2. The statement suggests that the US will be willing to use unreasonable and unrestrained means against Saddam Hussein.

3. The statement untruthfully notes that the Orthodox Church has never taken a favorable stance toward war in the past.

4. The statement identifies US soldiers as murderers.

Each of these criticisms frequented the published responses to the OPF Iraq Appeal as well.

Three Published Responses

Francis Schaffer “Stripped of Spiritual Comfort”

In this article (first published in the April 6, 2003 issue of the Washington Post), Francis Schaffer describes the state of tension in which he lives: He has a son who has been deployed to Iraq, but he no longer finds comfort in the Greek Orthodox Church of which he is a member. It saddens him that the OPF Iraq Appeal calls “all soldiers who kill in battle murderers, no matter what the cause…” It also accuses “our country of using ‘any means’ to overthrow Saddam Hussein.” The authors are entitled to their own opinions, notes Schaffer, but what is disconcerting to him is the fact that so many Orthodox bishops and priests had signed the statement. “They have dragged not only my church but Jesus into their stand against our government and the war in Iraq,” and he continues,

It is cruel to try to hijack the authority of a church to advance political views for or against this war. I would never sign a letter for a “Council for the Orthodox Pro-War Fellowship” just because my son is serving his country in the military. I’d assume that it would be preposterous for me to speak for my fellow Orthodox Christians on such matters of individual conscience, over which honest and honorable people can disagree.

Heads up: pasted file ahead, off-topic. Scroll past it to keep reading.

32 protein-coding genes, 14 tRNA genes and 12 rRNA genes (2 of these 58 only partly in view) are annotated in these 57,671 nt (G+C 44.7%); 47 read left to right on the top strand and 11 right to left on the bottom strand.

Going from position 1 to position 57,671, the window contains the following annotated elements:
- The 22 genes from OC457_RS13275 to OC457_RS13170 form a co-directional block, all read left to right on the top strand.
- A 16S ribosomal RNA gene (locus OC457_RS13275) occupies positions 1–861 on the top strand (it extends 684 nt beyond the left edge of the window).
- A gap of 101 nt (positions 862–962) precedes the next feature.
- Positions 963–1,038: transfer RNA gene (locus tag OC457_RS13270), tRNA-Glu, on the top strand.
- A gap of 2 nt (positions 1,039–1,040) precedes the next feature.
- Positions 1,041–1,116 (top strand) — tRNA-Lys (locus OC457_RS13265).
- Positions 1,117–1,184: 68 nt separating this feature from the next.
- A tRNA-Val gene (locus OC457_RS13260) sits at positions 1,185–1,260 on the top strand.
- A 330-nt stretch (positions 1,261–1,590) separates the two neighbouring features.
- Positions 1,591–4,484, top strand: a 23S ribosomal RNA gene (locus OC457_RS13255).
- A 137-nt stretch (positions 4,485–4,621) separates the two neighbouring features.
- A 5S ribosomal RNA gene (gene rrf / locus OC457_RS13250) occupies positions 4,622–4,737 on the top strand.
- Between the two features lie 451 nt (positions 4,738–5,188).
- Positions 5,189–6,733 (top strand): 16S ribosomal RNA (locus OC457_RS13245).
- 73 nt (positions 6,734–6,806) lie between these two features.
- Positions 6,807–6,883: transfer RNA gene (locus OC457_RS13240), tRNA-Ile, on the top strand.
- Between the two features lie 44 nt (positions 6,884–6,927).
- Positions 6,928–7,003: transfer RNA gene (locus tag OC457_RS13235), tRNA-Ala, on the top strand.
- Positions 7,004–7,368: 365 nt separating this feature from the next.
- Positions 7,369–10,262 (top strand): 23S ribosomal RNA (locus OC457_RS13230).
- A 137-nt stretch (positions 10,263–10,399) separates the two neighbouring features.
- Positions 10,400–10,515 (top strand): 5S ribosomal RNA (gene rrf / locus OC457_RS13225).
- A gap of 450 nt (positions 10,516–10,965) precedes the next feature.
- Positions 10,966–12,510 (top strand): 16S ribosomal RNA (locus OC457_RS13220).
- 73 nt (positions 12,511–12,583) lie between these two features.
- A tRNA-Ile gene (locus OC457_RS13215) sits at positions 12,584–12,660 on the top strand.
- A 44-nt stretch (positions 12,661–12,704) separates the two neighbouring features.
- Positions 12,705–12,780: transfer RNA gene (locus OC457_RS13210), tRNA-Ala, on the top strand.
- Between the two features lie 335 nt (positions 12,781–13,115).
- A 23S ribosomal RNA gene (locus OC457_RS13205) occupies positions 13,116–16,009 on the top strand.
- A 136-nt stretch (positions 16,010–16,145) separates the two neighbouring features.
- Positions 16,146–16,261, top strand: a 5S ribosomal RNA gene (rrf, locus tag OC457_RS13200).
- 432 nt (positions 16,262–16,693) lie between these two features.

Given his Church’s failure to provide him with support, Schaffer sympathizes with Roman Catholic families who have sons and daughters in the military, and those of the mainline Protestant tradition as well, because so many of their church leaders also have condemned the war and the commander in chief. “I don’t see my son as a murderer. I don’t see my country as evil. I see my country and my son’s cause as just. But maybe I’m wrong. If I’m wrong I don’t want to drag God down with me” — something he undoubtedly believes the OPF has done. Finally, he concludes, “My son is gone to war. I am sad and frightened. I am also proud of my Marine for his selfless service. But I am being stripped of the comfort of my church in the name of ‘peace’ by people who seem determined to make God as small as we are.”

Jim Forest wrote a response to this article in which he expressed his sympathy for the way Schaffer was feeling with a son at war, but he defended the OPF statement saying that the only person that the OPF Iraq Appeal called a murderer was Saddam Hussein. The only other reference to murderers was about those who kill innocent people. “It is one thing to say that killing innocent people is a grave sin — the sin of murder,” writes Forest, “and another to label those caught up in the war as murderers. We did not do so.” He says that the OPF’s basis for the use of “murderers” was the principle of “hate the sin and love the sinner,” and he provides an example: If he and his wife had a daughter who had an abortion, they would lament the decision, perhaps even be angry at the Church for calling abortion murder, but in time they would need “the Church to be plainspoken about the sanctity of life and to do all in its power to inspire its members not to kill the innocent.” Nevertheless, this explanation did not suffice for the numerous Orthodox Americans who continued to be increasingly opposed to the OPF and their defense of the statement. As one person writes, ” [Mr. Forest's] explanation is most welcome, although…we wonder if he really means it. But let’s assume at this point that he does, and merely fault the OPF for drafting careless language.” Many other responses were less kind.